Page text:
June 3 is National Egg Day according to an ever-growing list of “holiday websites” on the internet. Whether or not it’s officially backed by organizations like the U.S. Poultry & Egg Association or the American Egg Board, we’re going to take it as an opportunity to share a few “backyard flock tips” from the UGA Cooperative Extension. These tips are A+ for anyone interested in raising backyard chickens or seeking to increase the egg production of their current flock.
Many people keep poultry for egg production. Interest in homegrown products has made locally produced eggs more popular and consumers are more quality conscious than ever before. Escalating costs for poultry feed, though, can increase the costs of egg production for both small and large producers. Therefore, it’s important that the quality of “homegrown” eggs is maintained and egg spoilage is minimized.
Sanitation is an important factor in maintaining egg quality. The exterior of the egg shell is usually clean and sterile when the egg is first laid. From the time the egg is laid, however, it is exposed to microorganisms, which can penetrate the shell and contaminate the egg. This can lower egg quality or even loss of the egg as an edible product.
Thank you to Anne Anglin, an Agriculture and Natural Resources Educator with UGA Extension in Carroll County, for sharing a few things to consider for those of you who are raising poultry for egg production.
6 Considerations to Maintain Egg Quality
Keep nests clean.
Maintaining clean nesting material will reduce microbial exposure when the egg is first laid. Replace nesting material as needed. Clean material will also encourage the hen to use the nest rather than laying the egg on dirt or in weeds.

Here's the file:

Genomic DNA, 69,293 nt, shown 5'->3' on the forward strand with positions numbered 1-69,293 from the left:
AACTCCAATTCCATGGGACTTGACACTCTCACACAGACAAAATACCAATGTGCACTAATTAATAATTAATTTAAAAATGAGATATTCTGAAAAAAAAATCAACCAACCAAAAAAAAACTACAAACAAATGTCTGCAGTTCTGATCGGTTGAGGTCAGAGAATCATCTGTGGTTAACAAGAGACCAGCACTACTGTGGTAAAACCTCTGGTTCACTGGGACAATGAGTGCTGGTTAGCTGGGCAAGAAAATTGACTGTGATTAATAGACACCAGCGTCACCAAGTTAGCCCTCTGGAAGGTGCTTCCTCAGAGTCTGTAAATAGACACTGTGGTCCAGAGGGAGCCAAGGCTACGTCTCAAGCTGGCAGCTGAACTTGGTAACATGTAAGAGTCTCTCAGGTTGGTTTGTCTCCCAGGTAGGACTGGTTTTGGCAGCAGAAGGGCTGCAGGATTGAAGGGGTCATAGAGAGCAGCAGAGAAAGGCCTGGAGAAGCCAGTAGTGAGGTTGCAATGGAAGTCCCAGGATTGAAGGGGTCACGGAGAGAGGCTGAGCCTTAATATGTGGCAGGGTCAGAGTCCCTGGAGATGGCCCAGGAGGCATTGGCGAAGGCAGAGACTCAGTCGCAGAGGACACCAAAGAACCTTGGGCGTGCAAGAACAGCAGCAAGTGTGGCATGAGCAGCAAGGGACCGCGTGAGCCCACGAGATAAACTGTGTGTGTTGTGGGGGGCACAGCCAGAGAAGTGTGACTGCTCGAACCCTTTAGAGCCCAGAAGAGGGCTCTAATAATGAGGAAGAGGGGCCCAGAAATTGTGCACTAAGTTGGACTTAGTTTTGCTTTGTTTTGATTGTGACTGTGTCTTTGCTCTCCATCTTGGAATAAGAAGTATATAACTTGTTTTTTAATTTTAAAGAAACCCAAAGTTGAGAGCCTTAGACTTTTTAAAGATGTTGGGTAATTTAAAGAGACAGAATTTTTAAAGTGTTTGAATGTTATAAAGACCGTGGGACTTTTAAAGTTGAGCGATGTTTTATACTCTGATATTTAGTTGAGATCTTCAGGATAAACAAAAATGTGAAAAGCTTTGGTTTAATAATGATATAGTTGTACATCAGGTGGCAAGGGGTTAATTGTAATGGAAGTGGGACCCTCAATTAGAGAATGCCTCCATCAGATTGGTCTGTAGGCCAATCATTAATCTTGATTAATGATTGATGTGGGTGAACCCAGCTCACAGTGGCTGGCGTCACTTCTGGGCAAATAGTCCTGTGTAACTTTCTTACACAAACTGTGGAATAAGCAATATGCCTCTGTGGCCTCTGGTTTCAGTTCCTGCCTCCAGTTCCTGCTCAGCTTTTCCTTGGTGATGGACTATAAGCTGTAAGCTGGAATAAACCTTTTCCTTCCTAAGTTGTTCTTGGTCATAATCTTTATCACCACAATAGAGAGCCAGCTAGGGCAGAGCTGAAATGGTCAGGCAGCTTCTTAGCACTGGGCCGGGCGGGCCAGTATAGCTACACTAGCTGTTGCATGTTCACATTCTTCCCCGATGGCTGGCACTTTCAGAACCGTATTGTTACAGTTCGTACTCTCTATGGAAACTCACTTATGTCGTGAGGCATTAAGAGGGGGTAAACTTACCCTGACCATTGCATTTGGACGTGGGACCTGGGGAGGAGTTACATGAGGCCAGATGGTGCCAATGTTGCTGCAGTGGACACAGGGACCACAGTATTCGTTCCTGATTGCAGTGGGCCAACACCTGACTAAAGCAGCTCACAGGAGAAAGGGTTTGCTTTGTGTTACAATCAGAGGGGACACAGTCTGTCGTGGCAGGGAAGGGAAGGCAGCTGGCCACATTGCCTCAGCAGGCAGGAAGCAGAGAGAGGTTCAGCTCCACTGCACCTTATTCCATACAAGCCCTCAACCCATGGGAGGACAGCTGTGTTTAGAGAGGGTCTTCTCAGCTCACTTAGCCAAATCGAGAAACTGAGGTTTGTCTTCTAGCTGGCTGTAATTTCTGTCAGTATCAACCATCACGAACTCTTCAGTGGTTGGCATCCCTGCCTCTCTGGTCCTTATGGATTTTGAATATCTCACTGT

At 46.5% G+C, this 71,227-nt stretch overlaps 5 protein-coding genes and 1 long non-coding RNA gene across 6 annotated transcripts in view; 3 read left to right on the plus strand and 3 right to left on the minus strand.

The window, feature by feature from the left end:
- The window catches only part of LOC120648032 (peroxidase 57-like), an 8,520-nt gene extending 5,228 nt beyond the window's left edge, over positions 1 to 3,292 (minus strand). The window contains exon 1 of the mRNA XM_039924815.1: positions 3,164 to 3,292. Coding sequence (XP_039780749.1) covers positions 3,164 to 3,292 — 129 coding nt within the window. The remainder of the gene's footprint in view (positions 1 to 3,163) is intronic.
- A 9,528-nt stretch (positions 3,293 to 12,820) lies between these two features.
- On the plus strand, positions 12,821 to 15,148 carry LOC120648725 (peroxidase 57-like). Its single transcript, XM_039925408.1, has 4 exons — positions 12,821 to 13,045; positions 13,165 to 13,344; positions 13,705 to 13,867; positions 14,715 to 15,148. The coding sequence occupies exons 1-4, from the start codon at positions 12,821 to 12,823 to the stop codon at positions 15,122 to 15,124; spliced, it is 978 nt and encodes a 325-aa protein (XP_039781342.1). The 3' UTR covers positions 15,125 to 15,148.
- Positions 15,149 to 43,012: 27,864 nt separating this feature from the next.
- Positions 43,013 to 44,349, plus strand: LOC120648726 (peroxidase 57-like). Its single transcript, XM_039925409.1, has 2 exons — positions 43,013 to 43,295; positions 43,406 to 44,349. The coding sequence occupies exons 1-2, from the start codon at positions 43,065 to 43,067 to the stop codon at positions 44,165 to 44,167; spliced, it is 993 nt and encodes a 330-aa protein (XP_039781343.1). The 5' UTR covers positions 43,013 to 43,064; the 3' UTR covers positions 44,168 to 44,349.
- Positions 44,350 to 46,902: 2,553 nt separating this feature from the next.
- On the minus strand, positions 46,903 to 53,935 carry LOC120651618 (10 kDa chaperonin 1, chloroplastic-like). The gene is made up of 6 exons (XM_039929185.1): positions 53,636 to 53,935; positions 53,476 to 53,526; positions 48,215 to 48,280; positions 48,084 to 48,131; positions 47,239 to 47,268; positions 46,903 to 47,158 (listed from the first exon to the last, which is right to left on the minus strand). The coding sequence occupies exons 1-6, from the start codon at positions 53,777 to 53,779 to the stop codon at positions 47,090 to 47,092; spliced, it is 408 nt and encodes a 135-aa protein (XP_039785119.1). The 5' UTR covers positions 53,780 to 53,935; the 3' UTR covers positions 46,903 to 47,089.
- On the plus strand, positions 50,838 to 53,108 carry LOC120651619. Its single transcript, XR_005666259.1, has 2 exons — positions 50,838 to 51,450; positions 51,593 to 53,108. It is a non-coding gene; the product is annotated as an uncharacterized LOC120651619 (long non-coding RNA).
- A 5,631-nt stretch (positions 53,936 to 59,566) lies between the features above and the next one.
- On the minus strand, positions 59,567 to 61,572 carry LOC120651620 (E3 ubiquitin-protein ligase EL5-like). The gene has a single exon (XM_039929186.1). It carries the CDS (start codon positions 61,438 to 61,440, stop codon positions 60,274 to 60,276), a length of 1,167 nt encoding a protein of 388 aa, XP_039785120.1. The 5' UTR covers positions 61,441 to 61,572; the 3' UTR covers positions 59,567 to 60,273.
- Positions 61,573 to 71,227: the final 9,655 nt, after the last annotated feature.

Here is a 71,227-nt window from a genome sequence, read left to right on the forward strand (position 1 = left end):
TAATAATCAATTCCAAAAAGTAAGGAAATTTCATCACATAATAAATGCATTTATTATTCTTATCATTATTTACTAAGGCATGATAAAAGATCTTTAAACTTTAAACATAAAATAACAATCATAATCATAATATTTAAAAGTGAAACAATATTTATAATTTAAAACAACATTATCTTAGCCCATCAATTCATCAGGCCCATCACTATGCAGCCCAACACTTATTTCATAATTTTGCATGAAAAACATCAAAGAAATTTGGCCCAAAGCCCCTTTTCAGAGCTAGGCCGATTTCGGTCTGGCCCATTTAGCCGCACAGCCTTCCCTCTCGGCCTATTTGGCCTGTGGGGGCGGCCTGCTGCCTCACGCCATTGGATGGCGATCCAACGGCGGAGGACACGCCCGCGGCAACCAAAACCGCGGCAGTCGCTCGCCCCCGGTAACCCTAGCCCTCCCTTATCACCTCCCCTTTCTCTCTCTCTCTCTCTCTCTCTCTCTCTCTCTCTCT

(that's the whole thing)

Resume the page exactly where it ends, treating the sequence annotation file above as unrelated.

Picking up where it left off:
Collect eggs frequently.
Eggs should be collected at least daily and preferably twice a day to prevent breakage and possible contamination from fecal material and dirt. The longer the eggs are left in the hen house or pen, the more likely they are to be broken and exposed to bacteria.
Washing the eggs after collection can also improve egg quality if done properly. Water temperature for washing is very important. Eggs should be washed in water that is warmer than the eggs. Warm eggs washed in cool water will contract and draw bacteria into the egg. Temperatures ranging from 100 to 120 degrees F. are recommended. Wash water can become contaminated if used too long, therefore, the wash water should be changed as dirt and fecal material build up in the solution.
Once the eggs are washed, they should be dried as soon as possible. Moisture fosters bacterial growth and a method of microbial entrance through the egg shell. A clean dry cloth or air drying can be used as methods of drying eggs.
Use clean packaging materials.
If egg flats or cartons are used for storage, these materials should be clean and free of contaminated matter such as egg yolk and albumen (the egg white – yep, I had to Google that).
Store in appropriate conditions.
After washing and drying, eggs should be stored within appropriate temperature and humidity conditions. The appropriate temperature is 45-55 degrees F. and relative humidity between 60-80 %.
If you follow these principles for egg handling, you’ll assuredly improve the quality of eggs that your backyard flock provides you. Interested in learning more? Check out UGA Extension’s “Management Guide for Backyard Flock” or contact Claudia Dunkley, a public service associate located on UGA’s Tifton campus who specializes in poultry science.